Post # 96
I just wanted to say how happy I am the the OP found some resources that helped her make the life decision that was right for her. Her statement, that she didnt know any CFBC people and never thought about kids past the baby stage, and had never really been presented with the true cons of having kids, really is something that I think our society needs to address. We celebrate motherhood and still give a stink eye to CF people as if there is something unnatural about us, we dont talk about it as a choice. We dont tell women, “think twice before you have kids, its very hard with lots of miserable times and you cant give them back. You dont have to do it.”
There is nothing sadder than a woman who, too late, realizes she doesnt actually like being a mother. That its not giggling babies in cute clothes forever. That her life has changed in every way, irreversibly.
Of course, there are many people who love it, my parents truly loved parenting, and so does my sister. They do a good job and dont regret having kids for a moment.
I am particularly grateful to my sister, since I can get my kodak moment in with my nephew and leave the diaper changing to her!
Post # 97
I like this quote by Clara Hughes, it’s honest without insulting anyone for their choices:
Do you think you’ll have kids?
Clara: No. I feel like I have kids all over the world—now I have hundreds in Mali! Seriously, though, I just don’t have that desire. And my husband isn’t interested either. I love kids, but other people’s kids. Never say never…but I’m pretty darned sure!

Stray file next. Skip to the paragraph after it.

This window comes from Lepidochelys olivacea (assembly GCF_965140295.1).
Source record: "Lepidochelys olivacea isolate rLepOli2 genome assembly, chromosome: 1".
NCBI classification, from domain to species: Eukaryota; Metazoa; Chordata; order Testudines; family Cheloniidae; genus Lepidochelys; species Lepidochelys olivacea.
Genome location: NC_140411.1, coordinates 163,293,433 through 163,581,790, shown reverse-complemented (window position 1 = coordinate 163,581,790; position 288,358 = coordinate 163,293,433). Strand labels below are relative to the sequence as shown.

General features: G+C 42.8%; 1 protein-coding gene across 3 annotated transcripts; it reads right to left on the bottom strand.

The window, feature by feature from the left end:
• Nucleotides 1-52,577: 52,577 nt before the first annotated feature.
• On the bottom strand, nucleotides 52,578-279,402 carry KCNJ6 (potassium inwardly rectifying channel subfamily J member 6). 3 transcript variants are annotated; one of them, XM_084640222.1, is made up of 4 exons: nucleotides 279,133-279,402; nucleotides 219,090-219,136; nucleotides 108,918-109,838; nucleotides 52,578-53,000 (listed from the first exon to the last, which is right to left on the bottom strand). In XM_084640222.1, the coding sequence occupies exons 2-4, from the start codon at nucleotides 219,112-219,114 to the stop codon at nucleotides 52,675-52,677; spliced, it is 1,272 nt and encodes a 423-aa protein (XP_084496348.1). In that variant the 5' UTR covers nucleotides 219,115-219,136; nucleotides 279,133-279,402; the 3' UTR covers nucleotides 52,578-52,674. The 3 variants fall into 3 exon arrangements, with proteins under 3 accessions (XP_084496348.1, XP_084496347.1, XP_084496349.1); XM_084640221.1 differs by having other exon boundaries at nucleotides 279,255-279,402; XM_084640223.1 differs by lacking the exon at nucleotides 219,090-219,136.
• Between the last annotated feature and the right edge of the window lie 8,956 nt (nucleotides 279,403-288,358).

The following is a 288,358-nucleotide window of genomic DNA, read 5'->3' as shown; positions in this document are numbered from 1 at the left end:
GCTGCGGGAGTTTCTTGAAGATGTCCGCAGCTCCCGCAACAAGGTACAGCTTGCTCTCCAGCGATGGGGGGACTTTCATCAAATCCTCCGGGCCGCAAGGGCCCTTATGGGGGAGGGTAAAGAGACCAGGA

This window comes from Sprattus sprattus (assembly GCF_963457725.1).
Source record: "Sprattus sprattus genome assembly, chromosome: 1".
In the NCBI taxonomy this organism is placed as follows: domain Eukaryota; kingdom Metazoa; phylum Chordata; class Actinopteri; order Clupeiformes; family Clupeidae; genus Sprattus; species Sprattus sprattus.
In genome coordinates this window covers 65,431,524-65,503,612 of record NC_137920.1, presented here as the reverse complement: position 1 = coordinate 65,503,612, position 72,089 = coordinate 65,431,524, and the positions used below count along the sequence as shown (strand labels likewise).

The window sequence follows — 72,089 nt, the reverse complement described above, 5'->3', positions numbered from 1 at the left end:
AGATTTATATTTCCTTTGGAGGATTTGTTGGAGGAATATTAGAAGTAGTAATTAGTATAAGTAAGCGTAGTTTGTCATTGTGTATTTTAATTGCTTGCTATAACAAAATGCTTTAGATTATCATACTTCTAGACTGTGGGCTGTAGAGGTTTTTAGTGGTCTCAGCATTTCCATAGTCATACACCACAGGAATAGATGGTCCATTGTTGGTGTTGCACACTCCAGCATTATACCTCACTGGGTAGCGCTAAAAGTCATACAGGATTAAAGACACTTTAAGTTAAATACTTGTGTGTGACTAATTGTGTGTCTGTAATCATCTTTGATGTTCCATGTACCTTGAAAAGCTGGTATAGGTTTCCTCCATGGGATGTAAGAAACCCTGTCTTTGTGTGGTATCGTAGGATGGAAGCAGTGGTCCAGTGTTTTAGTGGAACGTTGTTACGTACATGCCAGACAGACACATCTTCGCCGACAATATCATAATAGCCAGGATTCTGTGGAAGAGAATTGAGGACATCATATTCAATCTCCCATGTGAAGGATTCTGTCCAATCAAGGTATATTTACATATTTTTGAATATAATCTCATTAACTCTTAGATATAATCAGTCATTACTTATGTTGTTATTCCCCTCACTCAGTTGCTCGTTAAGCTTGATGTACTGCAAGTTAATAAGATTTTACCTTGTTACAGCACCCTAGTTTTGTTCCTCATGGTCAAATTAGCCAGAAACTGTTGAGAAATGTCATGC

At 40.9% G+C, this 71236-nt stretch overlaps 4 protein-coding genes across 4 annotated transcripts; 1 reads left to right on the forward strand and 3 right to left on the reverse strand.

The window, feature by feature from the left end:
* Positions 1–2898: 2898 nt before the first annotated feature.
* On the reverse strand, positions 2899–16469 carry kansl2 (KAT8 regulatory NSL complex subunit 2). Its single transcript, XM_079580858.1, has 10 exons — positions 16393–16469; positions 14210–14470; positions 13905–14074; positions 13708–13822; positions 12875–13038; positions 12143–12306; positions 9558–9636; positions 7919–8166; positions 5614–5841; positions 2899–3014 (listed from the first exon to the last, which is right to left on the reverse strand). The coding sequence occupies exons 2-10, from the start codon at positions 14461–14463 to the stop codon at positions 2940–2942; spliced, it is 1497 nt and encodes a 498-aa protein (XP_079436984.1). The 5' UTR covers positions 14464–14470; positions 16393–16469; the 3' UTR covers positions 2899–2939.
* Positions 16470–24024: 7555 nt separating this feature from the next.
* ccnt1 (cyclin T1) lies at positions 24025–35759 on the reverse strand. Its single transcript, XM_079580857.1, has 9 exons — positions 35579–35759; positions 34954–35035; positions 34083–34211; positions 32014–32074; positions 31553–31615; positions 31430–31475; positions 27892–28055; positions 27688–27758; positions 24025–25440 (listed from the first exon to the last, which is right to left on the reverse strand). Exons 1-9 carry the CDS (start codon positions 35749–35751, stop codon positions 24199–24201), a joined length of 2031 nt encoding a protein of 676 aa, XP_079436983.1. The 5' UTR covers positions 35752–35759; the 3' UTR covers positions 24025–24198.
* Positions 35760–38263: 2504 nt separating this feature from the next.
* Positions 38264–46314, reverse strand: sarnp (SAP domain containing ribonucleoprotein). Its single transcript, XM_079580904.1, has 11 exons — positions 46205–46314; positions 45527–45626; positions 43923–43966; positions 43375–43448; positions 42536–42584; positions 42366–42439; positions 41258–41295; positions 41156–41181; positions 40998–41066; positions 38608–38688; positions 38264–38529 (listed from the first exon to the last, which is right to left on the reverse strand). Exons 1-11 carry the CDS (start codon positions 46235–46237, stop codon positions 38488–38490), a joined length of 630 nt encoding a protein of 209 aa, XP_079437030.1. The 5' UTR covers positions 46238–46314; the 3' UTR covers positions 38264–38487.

Post # 97
I have to admit … when I started reading your OP (Part I), I was kinda ticked that you’d make such judgements. Then, I read further and saw that you decided to learn more about people different from you. After that, I was pleased to see you chose to become CFBC! Now, I wasn’t happy that you and your husand decided to become CFBC just for the sake of it (and because my husband and I are as well), but rather because it was the best decision for you and your husband. 🙂
For some, becoming parents is the best decision for a couple – and that’s great. For others, choosing not to have children is the best decision for a couple – and that’s great, too.
Congrats on your new-found (well, it’s been 4 years now, I guess) freedom and happiness! I would *love* an update if you’re willing to share!
Post # 98
We’re CFBC. Honestly, we truly enjoy our freedom and spontaneous approach to life. Children just aren’t a part of our fulfillment journey. I’m fulfilled as a wife, relative, friend, Godmom, and aunt.
Post # 99
I started a new Support Topic, urging WeddingBee to offer a CFBC section in their “Nesting” Board. Feel free to pop by, read my post, and comment if you feel inclined to show support of the initiative! 🙂
Post # 100
My OP (mentioned above) was “closed” by admin bc I apparently posted it in the wrong section. If you were a part of the OP and/or would like to join in and show support, then please follow the new URL from the “IDEAS” section:
Also, be sure to VOTE (3 is best if you really agree with the initiative) if you want to see this put through. Voting is the best way to be heard here, but feel free to leave a comment if you want to as well.
Thanks, everyone! 😀